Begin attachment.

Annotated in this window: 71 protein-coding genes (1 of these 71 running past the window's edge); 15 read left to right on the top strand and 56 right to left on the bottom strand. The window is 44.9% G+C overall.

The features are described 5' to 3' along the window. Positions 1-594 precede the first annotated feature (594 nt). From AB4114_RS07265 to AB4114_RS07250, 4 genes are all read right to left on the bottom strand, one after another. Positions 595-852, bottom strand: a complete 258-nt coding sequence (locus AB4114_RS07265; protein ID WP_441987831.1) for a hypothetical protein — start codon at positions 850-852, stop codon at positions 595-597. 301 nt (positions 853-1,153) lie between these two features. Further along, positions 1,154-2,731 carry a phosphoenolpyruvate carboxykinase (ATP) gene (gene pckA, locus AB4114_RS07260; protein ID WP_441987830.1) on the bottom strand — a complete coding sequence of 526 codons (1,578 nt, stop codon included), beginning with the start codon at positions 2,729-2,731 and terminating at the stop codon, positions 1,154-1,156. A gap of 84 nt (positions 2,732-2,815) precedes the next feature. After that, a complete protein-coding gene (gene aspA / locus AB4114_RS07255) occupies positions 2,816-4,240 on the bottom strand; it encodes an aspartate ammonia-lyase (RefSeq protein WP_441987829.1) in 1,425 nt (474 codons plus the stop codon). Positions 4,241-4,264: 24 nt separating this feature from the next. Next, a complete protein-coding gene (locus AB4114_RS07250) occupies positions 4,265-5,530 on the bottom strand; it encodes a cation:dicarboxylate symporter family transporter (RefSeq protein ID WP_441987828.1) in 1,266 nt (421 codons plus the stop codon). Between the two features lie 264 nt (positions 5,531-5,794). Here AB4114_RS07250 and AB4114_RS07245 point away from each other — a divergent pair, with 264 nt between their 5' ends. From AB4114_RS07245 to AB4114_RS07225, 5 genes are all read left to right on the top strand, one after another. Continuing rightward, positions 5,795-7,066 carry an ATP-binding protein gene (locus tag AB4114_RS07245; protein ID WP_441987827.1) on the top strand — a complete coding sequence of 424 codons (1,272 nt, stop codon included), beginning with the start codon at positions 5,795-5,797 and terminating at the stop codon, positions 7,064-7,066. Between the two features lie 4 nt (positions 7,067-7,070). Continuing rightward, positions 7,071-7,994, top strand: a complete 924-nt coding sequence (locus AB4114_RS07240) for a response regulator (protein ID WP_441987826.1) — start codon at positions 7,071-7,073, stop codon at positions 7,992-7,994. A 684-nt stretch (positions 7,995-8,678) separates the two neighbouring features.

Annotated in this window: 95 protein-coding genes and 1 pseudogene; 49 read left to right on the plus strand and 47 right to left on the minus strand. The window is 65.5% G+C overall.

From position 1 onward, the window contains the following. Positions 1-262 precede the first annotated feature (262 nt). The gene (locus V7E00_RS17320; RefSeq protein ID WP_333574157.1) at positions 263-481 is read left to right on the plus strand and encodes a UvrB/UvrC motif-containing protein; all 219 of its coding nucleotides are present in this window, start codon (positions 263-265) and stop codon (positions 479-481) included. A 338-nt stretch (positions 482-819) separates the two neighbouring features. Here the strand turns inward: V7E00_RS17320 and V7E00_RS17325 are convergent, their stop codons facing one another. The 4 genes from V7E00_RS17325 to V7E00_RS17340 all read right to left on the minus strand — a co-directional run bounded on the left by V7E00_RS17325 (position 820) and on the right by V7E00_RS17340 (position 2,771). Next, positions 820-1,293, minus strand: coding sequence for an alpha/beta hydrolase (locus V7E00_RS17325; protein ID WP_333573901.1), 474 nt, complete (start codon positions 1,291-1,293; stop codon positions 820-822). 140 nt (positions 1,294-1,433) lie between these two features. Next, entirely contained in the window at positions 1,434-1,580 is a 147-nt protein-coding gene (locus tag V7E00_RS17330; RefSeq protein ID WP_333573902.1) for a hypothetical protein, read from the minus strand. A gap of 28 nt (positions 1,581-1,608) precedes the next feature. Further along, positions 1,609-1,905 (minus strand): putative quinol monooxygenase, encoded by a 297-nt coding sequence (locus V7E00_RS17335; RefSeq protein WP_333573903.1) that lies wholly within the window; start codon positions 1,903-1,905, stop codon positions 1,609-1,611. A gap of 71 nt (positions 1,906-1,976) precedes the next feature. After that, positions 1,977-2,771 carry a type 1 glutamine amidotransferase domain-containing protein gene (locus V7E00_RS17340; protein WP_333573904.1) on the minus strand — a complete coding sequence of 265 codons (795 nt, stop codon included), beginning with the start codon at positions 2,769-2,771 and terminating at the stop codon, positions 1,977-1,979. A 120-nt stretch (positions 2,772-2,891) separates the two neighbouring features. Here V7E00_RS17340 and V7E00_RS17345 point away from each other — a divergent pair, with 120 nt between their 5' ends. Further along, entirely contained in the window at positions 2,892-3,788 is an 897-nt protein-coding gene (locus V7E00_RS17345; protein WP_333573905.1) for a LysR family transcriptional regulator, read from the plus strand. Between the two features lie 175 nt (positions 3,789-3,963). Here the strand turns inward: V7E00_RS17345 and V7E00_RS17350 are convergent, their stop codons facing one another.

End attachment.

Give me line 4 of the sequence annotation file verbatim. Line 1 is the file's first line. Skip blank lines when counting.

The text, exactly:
From position 1 onward, the window contains the following. Positions 1-262 precede the first annotated feature (262 nt). The gene (locus V7E00_RS17320; RefSeq protein ID WP_333574157.1) at positions 263-481 is read left to right on the plus strand and encodes a UvrB/UvrC motif-containing protein; all 219 of its coding nucleotides are present in this window, start codon (positions 263-265) and stop codon (positions 479-481) included. A 338-nt stretch (positions 482-819) separates the two neighbouring features. Here the strand turns inward: V7E00_RS17320 and V7E00_RS17325 are convergent, their stop codons facing one another. The 4 genes from V7E00_RS17325 to V7E00_RS17340 all read right to left on the minus strand — a co-directional run bounded on the left by V7E00_RS17325 (position 820) and on the right by V7E00_RS17340 (position 2,771). Next, positions 820-1,293, minus strand: coding sequence for an alpha/beta hydrolase (locus V7E00_RS17325; protein ID WP_333573901.1), 474 nt, complete (start codon positions 1,291-1,293; stop codon positions 820-822). 140 nt (positions 1,294-1,433) lie between these two features. Next, entirely contained in the window at positions 1,434-1,580 is a 147-nt protein-coding gene (locus tag V7E00_RS17330; RefSeq protein ID WP_333573902.1) for a hypothetical protein, read from the minus strand. A gap of 28 nt (positions 1,581-1,608) precedes the next feature. Further along, positions 1,609-1,905 (minus strand): putative quinol monooxygenase, encoded by a 297-nt coding sequence (locus V7E00_RS17335; RefSeq protein WP_333573903.1) that lies wholly within the window; start codon positions 1,903-1,905, stop codon positions 1,609-1,611. A gap of 71 nt (positions 1,906-1,976) precedes the next feature. After that, positions 1,977-2,771 carry a type 1 glutamine amidotransferase domain-containing protein gene (locus V7E00_RS17340; protein WP_333573904.1) on the minus strand — a complete coding sequence of 265 codons (795 nt, stop codon included), beginning with the start codon at positions 2,769-2,771 and terminating at the stop codon, positions 1,977-1,979. A 120-nt stretch (positions 2,772-2,891) separates the two neighbouring features. Here V7E00_RS17340 and V7E00_RS17345 point away from each other — a divergent pair, with 120 nt between their 5' ends. Further along, entirely contained in the window at positions 2,892-3,788 is an 897-nt protein-coding gene (locus V7E00_RS17345; protein WP_333573905.1) for a LysR family transcriptional regulator, read from the plus strand. Between the two features lie 175 nt (positions 3,789-3,963). Here the strand turns inward: V7E00_RS17345 and V7E00_RS17350 are convergent, their stop codons facing one another.